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Sources of Omega 3, 6 & 9

by
author image Lynette Hingle
Based in Louisiana, Lynette Hingle has been a writer since 2007. She specializes in topics related to health, fitness and travel. Hingle holds a Bachelor of Arts in mass communication and journalism from Southeastern Louisiana University.
Sources of Omega 3, 6 & 9
A piece of grilled salmon high in omega-3 fatty acids. Photo Credit Robyn Mackenzie/iStock/Getty Images

Overview

Omega-3, -6 and -9 are three essential fatty acids that perform a variety of health-promoting bodily functions. Omega-3 and omega-6 fatty acids assist in the prevention of cardiovascular disease and may alleviate the symptoms of depression, digestive disorders, high cholesterol, arthritis, diabetes and a host of other diseases. Omega-9 fatty acids lower cholesterol levels, which may help to prevent heart disease, says Edward F. Group III, a naturopathic doctor on GlobalHealingCenter.com. Choose whole food sources of omega-3, -6 and -9 fatty acids to combat disease and promote longevity by improving immune system function.

Omega-3

Sources of Omega 3, 6 & 9
A bowl of steamed edamame. Photo Credit bhofack2/iStock/Getty Images

There are two major types of omega-3 fatty acids: docosahexaenoic acid and alpha-linolenic acid, according Dr. Frank Sacks, professor of cardiovascular disease prevention at the Harvard School of Public Health. ALA omega-3 fatty acids are found in plant foods such as flax seeds, walnuts, soybeans, tofu, winter squash, broccoli, spinach, basil, spearmint, grape leaves, kale, brussels sprouts and cauliflower. DHA omega-3 fatty acids are found in fish such as snapper, salmon, halibut, tuna and herring and seafood such as shrimp and scallops.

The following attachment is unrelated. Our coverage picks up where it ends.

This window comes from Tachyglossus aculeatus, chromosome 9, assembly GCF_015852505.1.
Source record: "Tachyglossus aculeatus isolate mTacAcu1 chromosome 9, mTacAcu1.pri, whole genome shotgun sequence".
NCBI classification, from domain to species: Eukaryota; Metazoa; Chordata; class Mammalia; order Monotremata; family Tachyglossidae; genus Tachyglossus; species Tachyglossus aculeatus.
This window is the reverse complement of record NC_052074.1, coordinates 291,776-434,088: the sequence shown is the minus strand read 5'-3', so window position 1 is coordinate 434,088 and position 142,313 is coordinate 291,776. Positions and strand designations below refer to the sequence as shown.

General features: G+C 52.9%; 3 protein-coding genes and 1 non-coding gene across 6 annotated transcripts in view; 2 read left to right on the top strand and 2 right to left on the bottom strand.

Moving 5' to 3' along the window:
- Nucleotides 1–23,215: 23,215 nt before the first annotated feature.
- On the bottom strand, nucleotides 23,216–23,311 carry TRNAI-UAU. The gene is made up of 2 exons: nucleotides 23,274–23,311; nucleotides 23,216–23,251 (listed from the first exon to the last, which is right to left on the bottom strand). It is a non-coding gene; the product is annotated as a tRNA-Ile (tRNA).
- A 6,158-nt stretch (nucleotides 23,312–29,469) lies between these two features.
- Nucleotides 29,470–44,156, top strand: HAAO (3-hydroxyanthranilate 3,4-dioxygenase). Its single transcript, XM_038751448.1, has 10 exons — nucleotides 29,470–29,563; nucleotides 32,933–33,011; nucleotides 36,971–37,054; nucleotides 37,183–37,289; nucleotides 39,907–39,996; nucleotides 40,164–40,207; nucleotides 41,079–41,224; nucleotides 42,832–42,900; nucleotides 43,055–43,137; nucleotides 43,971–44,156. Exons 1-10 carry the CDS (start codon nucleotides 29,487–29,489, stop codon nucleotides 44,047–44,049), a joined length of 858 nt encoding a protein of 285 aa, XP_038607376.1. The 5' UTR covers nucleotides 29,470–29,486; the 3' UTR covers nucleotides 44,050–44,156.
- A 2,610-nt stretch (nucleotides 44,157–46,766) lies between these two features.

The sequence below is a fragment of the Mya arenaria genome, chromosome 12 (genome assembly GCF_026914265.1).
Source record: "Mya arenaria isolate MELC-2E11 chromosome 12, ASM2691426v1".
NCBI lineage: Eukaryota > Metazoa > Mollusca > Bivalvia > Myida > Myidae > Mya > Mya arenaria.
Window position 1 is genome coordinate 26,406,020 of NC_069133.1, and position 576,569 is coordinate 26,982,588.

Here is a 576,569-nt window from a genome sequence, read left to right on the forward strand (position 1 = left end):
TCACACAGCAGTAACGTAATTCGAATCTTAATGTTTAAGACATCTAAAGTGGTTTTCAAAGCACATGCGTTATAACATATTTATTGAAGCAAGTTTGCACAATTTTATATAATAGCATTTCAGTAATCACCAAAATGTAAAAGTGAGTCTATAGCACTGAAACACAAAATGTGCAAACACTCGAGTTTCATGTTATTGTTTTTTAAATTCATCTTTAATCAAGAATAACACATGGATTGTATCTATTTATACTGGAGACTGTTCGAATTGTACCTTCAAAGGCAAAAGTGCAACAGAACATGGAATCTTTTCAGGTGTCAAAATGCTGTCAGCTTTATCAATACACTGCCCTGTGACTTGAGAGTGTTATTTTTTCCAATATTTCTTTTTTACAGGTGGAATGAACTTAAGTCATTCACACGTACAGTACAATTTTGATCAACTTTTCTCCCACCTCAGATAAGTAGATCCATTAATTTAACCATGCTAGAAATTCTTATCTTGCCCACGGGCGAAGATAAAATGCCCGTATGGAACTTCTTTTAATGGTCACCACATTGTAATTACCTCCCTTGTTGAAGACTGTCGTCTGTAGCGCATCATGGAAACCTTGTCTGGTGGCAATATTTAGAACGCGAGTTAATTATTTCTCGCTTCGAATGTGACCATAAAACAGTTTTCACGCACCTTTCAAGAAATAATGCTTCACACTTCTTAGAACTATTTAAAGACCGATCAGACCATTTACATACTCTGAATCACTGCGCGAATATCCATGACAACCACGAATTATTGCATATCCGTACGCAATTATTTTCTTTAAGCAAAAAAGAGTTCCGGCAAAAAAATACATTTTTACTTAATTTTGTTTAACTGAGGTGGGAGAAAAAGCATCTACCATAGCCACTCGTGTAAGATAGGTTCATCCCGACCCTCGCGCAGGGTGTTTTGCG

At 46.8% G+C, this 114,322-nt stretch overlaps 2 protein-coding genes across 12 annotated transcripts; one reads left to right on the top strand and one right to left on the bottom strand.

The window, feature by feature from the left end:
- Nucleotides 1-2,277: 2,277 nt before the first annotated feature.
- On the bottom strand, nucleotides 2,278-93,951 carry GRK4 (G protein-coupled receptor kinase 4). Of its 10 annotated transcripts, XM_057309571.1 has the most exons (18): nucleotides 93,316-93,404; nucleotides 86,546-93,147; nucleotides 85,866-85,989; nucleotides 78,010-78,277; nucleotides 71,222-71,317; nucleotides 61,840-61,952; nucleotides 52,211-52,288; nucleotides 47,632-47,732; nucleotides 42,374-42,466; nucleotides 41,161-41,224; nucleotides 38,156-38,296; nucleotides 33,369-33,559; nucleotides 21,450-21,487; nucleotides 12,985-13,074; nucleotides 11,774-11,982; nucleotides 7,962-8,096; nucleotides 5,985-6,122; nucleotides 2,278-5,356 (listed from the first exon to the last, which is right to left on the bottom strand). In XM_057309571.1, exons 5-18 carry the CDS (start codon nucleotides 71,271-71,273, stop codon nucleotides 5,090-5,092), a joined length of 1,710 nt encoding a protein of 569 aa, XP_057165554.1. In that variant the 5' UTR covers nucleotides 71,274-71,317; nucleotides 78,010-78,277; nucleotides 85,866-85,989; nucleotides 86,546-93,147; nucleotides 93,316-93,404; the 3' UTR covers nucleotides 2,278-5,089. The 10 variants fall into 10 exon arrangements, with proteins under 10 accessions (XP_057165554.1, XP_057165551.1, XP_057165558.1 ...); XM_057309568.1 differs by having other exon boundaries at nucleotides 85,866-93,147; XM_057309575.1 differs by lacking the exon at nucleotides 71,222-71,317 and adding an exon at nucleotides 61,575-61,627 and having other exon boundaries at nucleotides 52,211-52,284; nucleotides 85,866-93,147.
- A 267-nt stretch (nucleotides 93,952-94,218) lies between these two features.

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Omega-6

Two major types of omega-6 fatty acids are gamma-linolenic acid and linoleic acid. However, GLA omega-6 fatty acids are found only in a few sources, such as black currant oil, evening primrose oil and borage oil. LA omega 6-fatty acids are more prevalent and are found in a wide variety of foods, including vegetable oil, corn oil, sunflower oil, grapeseed oil, soybean oil, wheat germ oil and safflower oil, according to registered dietitian Evelyn Tribole on OmegaOptimize.com. Other sources of omega-6 fatty acids are margarine, mayonnaise and processed foods such as granola bars and fast food items such as chicken sandwiches, vegetable burgers and fish sandwiches.

Omega-9

Sources of Omega 3, 6 & 9
A sliced avocado on a counter. Photo Credit svetlana foote/iStock/Getty Images

The Global Healing Center explains that omega-9 fatty acids are made by the body from omega-3 and omega-6. However, if you do not have enough of omega-3 and omega-6, you will have to get omega-9 from the diet. Sources of omega-9 fatty acids include avocados, peanuts, pecans, pistachios and macadamia nuts. Other sources of omega-9 fatty acids are extra virgin or virgin olive oil, olives, almonds, sesame oil, cashews and hazelnuts.

Supplementation

Sources of Omega 3, 6 & 9
A man holds a supplement in his hand. Photo Credit Fuse/Fuse/Getty Images

The best way to get your omega fatty acids is to consume fatty acid rich foods. If you have a hard time getting what you need from your diet, try a supplement. There are numerous omega-3, -6 and -9 supplements on the market. Look for one that is organic and packaged in dark green or brown glass jars, as they filter out light and keep the supplements fresher. Additionally, fatty acid supplements should contain vitamin E, which is mixed with the oils to preserve freshness and prevent oxidation, according to the Linus Pauling Institute.

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References

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